One is deeming Afghans eligible for private sponsorship as refugees, rather than having them apply for refugee status through the United Nations High Commissioner for Refugees (UNHCR).

“A woman leader who held a prominent role in civil society in that previous regime is a visible target,” says Taraky. “If she with her family, or alone, somehow manages to flee and escape the border, now you’re asking her to track down a country that has a viable UNHCR office, and then stay there for years in order to be able to get her hands on that refugee status designation before being able to be sponsored to Canada.”

Lifeline Afghanistan is also calling for quotas surrounding private sponsorship for Afghans to be lifted – quotas that have been exhausted, says Taraky.

“There’s waiting lists of a few years long,” says Taraky. “And so, whether you have a fleet of donors in place, you effectively cannot use private sponsorship at this moment to help alleviate the refugee crisis that’s in your hands.”

And so, Lifeline Afghanistan is exploring other economic pathways for Afghan refugees, from student visas to remote work opportunities.

Shinwari stresses that time is of the essence. She says Lifeline Afghanistan is in contact with people being targeted by the Taliban and by those selling their belongings in the streets just to survive.

Since August 2021, Canada has welcomed 8,580 displaced Afghans into Canada.

“To achieve that 40,000 number by 2023 we need to be expansive in our views of how to get them in,” says Taraky.

Like leaves on the ocean

The refugee experience is one Shinwari and Taraky know personally.

After fleeing the country in 1992, the family lived as refugees in Russia for seven years, uncertain if they would ever be able to return home.

A photo of a man and woman standing close together and smiling.
Marufa Shinwari and her husband Yar Taraky prior to fleeing Afghanistan (courtesy Hila Taraky).

“As a refugee, you don’t have identity. You lose your identity. You’re nobody,” says Shinwari. “With no work, with nothing.”

“You just survive, you know? Like leaves on the ocean. And if you do survive, you reach somewhere.”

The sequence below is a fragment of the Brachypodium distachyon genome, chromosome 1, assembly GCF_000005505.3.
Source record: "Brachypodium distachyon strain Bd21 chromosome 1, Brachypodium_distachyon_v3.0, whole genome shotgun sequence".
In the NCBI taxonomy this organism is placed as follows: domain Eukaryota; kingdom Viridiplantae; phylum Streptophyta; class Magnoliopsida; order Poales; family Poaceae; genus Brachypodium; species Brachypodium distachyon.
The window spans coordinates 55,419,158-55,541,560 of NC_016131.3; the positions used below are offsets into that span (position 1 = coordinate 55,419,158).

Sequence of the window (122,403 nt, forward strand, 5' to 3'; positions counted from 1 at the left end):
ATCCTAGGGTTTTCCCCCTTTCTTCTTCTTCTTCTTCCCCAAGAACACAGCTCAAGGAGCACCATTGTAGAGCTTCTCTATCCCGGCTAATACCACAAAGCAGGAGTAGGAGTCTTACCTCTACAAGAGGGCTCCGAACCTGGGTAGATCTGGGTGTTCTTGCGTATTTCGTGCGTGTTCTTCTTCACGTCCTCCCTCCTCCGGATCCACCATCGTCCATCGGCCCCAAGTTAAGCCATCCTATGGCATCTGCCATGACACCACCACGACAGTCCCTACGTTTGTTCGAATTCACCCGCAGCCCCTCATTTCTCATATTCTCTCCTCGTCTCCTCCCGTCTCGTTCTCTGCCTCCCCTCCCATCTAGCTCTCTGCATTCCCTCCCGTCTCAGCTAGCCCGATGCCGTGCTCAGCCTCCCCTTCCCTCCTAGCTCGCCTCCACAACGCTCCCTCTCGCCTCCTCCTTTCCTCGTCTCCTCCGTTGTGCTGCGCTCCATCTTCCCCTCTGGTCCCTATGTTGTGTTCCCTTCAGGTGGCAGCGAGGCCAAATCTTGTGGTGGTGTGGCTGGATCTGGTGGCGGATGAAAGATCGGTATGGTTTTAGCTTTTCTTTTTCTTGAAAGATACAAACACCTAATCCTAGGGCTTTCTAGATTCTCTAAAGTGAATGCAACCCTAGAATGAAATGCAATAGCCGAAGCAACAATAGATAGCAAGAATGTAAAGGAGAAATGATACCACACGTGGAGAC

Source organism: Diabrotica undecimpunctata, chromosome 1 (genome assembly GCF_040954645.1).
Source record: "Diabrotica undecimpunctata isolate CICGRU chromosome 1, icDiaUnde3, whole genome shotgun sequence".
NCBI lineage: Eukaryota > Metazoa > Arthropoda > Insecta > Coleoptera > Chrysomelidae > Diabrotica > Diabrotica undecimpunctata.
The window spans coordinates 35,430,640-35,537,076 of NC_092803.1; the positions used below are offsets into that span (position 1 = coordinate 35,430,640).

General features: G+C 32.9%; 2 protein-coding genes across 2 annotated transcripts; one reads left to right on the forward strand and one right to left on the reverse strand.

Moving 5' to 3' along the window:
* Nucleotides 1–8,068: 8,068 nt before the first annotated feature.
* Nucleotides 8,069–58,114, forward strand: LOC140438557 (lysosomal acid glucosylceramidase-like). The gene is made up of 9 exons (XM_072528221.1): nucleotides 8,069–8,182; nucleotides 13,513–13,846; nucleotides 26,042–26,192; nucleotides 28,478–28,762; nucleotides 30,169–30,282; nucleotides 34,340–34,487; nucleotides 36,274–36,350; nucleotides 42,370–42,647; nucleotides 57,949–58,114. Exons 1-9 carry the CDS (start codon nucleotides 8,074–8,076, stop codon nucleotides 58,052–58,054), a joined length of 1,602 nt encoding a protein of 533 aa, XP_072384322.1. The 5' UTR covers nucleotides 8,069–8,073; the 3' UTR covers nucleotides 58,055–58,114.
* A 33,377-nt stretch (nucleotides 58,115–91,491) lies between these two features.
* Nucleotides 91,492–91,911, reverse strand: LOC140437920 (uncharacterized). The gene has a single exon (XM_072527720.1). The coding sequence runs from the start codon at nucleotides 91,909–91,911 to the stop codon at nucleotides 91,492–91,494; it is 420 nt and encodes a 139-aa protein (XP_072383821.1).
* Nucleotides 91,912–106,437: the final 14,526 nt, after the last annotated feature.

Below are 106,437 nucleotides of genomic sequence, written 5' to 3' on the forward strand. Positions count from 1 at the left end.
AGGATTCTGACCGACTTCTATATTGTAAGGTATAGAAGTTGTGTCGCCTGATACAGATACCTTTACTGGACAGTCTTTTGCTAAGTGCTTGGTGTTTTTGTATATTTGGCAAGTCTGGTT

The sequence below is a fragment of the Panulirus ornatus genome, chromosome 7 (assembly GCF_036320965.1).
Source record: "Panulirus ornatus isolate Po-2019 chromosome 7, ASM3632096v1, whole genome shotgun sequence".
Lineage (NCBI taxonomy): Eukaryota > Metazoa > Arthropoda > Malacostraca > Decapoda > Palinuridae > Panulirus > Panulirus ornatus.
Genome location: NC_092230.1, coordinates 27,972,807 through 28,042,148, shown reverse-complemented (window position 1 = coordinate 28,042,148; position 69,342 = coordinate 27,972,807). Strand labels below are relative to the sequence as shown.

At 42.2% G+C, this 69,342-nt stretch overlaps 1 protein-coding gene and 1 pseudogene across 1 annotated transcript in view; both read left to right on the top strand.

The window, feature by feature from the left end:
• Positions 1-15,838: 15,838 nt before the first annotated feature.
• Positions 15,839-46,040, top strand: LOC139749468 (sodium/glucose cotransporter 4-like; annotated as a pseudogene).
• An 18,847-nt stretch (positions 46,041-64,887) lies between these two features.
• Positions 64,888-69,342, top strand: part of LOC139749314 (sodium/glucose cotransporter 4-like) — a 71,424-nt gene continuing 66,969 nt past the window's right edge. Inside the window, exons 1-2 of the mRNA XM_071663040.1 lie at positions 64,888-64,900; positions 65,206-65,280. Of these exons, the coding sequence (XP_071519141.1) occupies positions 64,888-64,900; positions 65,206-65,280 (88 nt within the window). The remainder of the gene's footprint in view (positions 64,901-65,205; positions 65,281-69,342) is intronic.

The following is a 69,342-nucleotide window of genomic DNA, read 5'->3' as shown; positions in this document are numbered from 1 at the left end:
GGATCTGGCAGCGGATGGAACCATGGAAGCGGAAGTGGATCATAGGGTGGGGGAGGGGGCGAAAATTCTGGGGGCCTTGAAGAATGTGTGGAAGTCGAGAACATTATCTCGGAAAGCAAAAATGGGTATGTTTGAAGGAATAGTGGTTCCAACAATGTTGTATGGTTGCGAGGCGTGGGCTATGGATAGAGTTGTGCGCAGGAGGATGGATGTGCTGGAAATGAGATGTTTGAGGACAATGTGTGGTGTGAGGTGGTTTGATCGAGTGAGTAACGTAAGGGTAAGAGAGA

That somewhere for the family was Canada. Shinwari, her husband Yar Taraky, along with their three young children, immigrated to Hamilton, Ont. in 1998.

Shinwari and her two daughters would go on to study at McMaster. Shinwari earned her Master of Arts degree in 2016 in the Gender Studies and Feminist Research (GSFR) program, and today is working towards her PhD.

But the family maintained their ties to their home country. It was during that fateful 2015 trip back to Afghanistan that Shinwari rekindled her connection to Kabul University, where she had once lectured.

She learned there were plans in place to develop a gender and women’s studies program. Using the knowledge she had gained earning her master’s, the academic helped Kabul University faculty develop the curriculum for the program.

Once it was up and running in 2015, Shinwari returned to Kabul every year to lecture for a semester.

Watch: Marufa Shinwari on helping launch Kabul University’s Master’s Program in Gender and Women Studies

“I learned so much from my life here in Canada, that when I went back, I really wanted to contribute,” says Shinwari. “I really wanted the knowledge from McMaster and life experience from Canada I learned, I really wanted to share.”

Shinwari’s face lights up when she speaks about the program, the first of its kind in Afghanistan.

“They are treasures to me, very much,” Shinwari says of the 168 students she saw come through the program. “I have to give them credit because they put their life in danger from the day that they tried to enroll into the program.”

Hope for a better future

It is many of these treasured students, as well as the lawyers and academics Shinwari worked with, that the mother and daughter are now trying to help get to Canada.

Taraky says Lifeline Afghanistan has been met with broad support from the Canadian public and she hopes that support translates into renewed progress in helping bring displaced Afghans here.

“We’re tethered to the Afghan women. Canadian soldiers lost their lives on that soil to support the creation of a democratic state,” says Taraky. “We can’t forget our investment. We can’t forget the women who have been trained to be creative and trained to bring change into that society.”

Watch: Hila Taraky on Canada’s commitment to Afghan women 

Shinwari says she does her best to inspire hope in the displaced people in her community that she keeps in contact with.

“Keep fresh whatever dream or plan you have in your life,” Shinwari says she tells them. “I’m sure that when they settle in a third country, their life journey will start again.”

And Shinwari holds hope for her own future, saying given the chance, she would return to Afghanistan to pick up the work she started on the gender and women’s studies program at Kabul University.

“If the program continues, I will be glad to, you know, maybe join again and continue doing what I did in the past, says Shinwari.  “I have doubts about it [happening] in the next [few years], but still there is hope.”

Related Stories